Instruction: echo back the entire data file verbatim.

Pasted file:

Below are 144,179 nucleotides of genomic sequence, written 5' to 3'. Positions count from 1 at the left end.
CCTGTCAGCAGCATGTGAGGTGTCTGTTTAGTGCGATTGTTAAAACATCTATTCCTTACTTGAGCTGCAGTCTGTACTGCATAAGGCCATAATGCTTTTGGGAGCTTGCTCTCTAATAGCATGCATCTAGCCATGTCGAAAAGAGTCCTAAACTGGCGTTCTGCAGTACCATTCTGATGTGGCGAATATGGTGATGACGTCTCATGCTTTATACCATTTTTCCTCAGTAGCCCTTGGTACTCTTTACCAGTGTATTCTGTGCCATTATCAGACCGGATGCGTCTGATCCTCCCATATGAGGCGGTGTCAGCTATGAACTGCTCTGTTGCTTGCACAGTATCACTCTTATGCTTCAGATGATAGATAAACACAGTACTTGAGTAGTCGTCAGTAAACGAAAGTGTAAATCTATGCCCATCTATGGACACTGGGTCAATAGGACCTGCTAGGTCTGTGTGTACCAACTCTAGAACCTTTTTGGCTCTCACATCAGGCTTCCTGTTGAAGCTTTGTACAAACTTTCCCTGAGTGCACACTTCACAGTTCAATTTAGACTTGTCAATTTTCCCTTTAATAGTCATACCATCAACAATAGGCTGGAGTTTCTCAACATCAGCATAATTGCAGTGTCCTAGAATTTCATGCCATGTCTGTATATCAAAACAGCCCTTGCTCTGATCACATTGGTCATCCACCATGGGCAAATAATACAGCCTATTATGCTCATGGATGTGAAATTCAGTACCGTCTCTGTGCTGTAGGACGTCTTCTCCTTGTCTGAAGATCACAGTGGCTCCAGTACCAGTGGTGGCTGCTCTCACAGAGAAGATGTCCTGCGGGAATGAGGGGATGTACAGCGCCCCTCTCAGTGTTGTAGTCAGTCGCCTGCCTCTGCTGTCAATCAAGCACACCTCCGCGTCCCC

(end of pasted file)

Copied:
Below are 144,179 nucleotides of genomic sequence, written 5' to 3'. Positions count from 1 at the left end.
CCTGTCAGCAGCATGTGAGGTGTCTGTTTAGTGCGATTGTTAAAACATCTATTCCTTACTTGAGCTGCAGTCTGTACTGCATAAGGCCATAATGCTTTTGGGAGCTTGCTCTCTAATAGCATGCATCTAGCCATGTCGAAAAGAGTCCTAAACTGGCGTTCTGCAGTACCATTCTGATGTGGCGAATATGGTGATGACGTCTCATGCTTTATACCATTTTTCCTCAGTAGCCCTTGGTACTCTTTACCAGTGTATTCTGTGCCATTATCAGACCGGATGCGTCTGATCCTCCCATATGAGGCGGTGTCAGCTATGAACTGCTCTGTTGCTTGCACAGTATCACTCTTATGCTTCAGATGATAGATAAACACAGTACTTGAGTAGTCGTCAGTAAACGAAAGTGTAAATCTATGCCCATCTATGGACACTGGGTCAATAGGACCTGCTAGGTCTGTGTGTACCAACTCTAGAACCTTTTTGGCTCTCACATCAGGCTTCCTGTTGAAGCTTTGTACAAACTTTCCCTGAGTGCACACTTCACAGTTCAATTTAGACTTGTCAATTTTCCCTTTAATAGTCATACCATCAACAATAGGCTGGAGTTTCTCAACATCAGCATAATTGCAGTGTCCTAGAATTTCATGCCATGTCTGTATATCAAAACAGCCCTTGCTCTGATCACATTGGTCATCCACCATGGGCAAATAATACAGCCTATTATGCTCATGGATGTGAAATTCAGTACCGTCTCTGTGCTGTAGGACGTCTTCTCCTTGTCTGAAGATCACAGTGGCTCCAGTACCAGTGGTGGCTGCTCTCACAGAGAAGATGTCCTGCGGGAATGAGGGGATGTACAGCGCCCCTCTCAGTGTTGTAGTCAGTCGCCTGCCTCTGCTGTCAATCAAGCACACCTCCGCGTCCCC